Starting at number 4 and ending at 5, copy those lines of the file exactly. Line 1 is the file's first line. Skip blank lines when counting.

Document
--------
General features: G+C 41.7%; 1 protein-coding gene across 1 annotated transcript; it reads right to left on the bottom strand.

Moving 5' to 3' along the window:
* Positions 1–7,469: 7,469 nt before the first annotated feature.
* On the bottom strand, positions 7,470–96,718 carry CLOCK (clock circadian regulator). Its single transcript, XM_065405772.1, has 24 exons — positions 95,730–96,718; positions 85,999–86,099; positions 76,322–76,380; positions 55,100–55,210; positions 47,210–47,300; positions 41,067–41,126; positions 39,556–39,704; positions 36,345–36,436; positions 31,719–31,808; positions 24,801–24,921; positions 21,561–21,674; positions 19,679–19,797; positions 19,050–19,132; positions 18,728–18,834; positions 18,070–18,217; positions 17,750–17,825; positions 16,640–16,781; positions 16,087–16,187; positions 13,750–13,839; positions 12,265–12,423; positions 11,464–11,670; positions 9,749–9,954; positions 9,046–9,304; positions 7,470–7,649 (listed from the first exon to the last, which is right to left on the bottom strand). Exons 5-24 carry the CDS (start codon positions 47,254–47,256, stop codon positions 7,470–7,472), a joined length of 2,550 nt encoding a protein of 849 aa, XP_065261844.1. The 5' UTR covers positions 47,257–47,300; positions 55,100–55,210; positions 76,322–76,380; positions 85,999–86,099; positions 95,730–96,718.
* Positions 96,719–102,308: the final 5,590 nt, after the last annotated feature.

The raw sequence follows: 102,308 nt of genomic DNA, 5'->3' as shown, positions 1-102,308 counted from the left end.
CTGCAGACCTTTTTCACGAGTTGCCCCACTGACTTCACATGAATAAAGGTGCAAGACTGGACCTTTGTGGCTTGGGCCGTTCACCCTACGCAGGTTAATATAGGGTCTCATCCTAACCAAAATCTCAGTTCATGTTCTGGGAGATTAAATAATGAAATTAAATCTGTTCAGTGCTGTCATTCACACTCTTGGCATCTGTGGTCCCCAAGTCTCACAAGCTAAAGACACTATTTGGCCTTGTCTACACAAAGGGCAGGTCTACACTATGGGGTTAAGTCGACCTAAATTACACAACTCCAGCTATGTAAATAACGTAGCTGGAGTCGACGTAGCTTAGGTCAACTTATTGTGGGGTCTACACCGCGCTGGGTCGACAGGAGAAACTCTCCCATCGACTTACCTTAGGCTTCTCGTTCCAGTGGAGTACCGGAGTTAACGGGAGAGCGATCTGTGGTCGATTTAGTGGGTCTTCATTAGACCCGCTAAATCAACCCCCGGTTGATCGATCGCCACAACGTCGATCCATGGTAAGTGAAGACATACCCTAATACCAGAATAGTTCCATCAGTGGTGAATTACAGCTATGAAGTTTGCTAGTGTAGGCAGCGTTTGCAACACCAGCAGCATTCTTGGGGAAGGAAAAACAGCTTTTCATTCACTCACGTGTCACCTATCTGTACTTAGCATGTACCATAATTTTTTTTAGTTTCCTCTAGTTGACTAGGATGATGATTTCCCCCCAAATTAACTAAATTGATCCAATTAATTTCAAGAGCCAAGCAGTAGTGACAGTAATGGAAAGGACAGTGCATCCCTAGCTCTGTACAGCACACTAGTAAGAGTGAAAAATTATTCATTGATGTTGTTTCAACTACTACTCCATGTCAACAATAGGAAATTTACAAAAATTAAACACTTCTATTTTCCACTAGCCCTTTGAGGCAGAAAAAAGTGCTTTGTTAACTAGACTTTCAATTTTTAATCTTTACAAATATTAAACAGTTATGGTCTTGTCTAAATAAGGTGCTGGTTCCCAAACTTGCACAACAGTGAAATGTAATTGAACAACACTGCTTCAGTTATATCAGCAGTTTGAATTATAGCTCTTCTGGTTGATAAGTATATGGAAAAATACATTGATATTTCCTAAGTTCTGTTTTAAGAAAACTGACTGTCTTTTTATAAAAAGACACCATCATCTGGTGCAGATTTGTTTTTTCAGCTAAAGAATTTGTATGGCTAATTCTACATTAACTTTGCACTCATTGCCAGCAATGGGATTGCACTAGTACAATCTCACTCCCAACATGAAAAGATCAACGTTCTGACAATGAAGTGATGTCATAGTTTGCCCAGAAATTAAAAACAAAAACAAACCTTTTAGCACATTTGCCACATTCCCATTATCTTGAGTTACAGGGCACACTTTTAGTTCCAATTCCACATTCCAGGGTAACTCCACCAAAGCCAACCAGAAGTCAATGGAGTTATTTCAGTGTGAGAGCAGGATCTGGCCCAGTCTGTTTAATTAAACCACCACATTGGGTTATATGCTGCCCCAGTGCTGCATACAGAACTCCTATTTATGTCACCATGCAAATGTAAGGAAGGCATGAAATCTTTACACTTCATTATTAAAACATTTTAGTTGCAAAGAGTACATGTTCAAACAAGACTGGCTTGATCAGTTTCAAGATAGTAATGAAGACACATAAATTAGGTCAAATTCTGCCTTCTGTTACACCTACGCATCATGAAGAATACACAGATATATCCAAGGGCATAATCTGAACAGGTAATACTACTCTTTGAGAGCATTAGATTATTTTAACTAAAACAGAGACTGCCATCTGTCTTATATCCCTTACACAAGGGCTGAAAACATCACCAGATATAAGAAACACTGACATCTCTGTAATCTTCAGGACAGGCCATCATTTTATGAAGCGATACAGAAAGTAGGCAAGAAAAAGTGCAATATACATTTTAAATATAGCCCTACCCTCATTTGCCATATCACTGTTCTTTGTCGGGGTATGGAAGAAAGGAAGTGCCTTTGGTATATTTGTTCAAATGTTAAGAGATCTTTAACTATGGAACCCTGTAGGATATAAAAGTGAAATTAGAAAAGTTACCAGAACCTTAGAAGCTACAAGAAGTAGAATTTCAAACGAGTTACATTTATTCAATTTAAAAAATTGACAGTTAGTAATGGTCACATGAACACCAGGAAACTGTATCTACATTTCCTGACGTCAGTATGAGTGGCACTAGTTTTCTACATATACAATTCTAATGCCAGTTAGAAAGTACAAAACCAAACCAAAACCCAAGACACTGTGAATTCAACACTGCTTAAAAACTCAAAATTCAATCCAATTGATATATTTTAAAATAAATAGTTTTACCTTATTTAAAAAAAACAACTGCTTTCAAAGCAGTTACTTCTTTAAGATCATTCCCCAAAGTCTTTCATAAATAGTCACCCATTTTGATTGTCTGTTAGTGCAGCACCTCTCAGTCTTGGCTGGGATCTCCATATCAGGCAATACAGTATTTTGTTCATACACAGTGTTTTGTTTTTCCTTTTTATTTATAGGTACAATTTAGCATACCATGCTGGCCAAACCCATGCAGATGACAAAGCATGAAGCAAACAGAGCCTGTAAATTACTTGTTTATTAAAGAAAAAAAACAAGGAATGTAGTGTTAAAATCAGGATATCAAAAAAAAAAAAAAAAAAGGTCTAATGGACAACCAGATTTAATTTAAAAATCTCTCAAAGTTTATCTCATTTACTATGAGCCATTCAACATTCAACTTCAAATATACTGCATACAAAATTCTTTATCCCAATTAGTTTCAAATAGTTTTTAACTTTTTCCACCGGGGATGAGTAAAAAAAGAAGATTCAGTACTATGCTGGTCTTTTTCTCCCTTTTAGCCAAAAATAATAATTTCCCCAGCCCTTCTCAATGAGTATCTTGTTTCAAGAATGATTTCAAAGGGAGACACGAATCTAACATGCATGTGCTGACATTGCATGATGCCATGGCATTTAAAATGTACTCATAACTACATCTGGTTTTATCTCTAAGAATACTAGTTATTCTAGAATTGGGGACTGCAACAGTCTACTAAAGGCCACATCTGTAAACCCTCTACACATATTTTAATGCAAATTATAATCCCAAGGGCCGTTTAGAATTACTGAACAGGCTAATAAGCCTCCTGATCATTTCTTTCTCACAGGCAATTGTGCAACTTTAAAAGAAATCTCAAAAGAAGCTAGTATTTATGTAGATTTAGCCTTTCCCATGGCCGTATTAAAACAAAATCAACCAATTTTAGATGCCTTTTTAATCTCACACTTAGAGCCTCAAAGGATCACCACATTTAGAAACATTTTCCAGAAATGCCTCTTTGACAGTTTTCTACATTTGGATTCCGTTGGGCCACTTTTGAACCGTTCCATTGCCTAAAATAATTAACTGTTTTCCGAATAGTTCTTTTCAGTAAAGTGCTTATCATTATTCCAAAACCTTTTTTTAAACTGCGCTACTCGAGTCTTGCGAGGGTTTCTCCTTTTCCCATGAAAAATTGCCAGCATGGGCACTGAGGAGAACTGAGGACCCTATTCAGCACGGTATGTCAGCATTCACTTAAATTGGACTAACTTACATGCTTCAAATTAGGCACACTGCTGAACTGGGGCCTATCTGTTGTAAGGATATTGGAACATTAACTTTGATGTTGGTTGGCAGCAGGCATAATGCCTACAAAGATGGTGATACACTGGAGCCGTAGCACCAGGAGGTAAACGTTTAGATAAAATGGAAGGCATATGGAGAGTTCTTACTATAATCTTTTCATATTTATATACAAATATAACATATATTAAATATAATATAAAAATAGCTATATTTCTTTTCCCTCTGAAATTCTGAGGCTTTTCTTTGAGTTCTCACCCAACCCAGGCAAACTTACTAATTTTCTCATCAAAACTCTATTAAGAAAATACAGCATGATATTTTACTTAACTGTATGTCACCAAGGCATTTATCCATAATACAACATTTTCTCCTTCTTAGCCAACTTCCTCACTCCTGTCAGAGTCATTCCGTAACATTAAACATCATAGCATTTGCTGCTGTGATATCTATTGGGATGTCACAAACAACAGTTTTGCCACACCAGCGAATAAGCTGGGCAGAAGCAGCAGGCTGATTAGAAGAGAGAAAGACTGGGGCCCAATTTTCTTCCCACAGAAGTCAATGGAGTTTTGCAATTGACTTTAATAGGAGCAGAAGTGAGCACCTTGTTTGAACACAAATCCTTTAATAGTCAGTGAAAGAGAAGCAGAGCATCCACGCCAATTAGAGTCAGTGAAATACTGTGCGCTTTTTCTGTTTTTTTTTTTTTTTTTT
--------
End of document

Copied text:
* On the bottom strand, positions 7,470–96,718 carry CLOCK (clock circadian regulator). Its single transcript, XM_065405772.1, has 24 exons — positions 95,730–96,718; positions 85,999–86,099; positions 76,322–76,380; positions 55,100–55,210; positions 47,210–47,300; positions 41,067–41,126; positions 39,556–39,704; positions 36,345–36,436; positions 31,719–31,808; positions 24,801–24,921; positions 21,561–21,674; positions 19,679–19,797; positions 19,050–19,132; positions 18,728–18,834; positions 18,070–18,217; positions 17,750–17,825; positions 16,640–16,781; positions 16,087–16,187; positions 13,750–13,839; positions 12,265–12,423; positions 11,464–11,670; positions 9,749–9,954; positions 9,046–9,304; positions 7,470–7,649 (listed from the first exon to the last, which is right to left on the bottom strand). Exons 5-24 carry the CDS (start codon positions 47,254–47,256, stop codon positions 7,470–7,472), a joined length of 2,550 nt encoding a protein of 849 aa, XP_065261844.1. The 5' UTR covers positions 47,257–47,300; positions 55,100–55,210; positions 76,322–76,380; positions 85,999–86,099; positions 95,730–96,718.
* Positions 96,719–102,308: the final 5,590 nt, after the last annotated feature.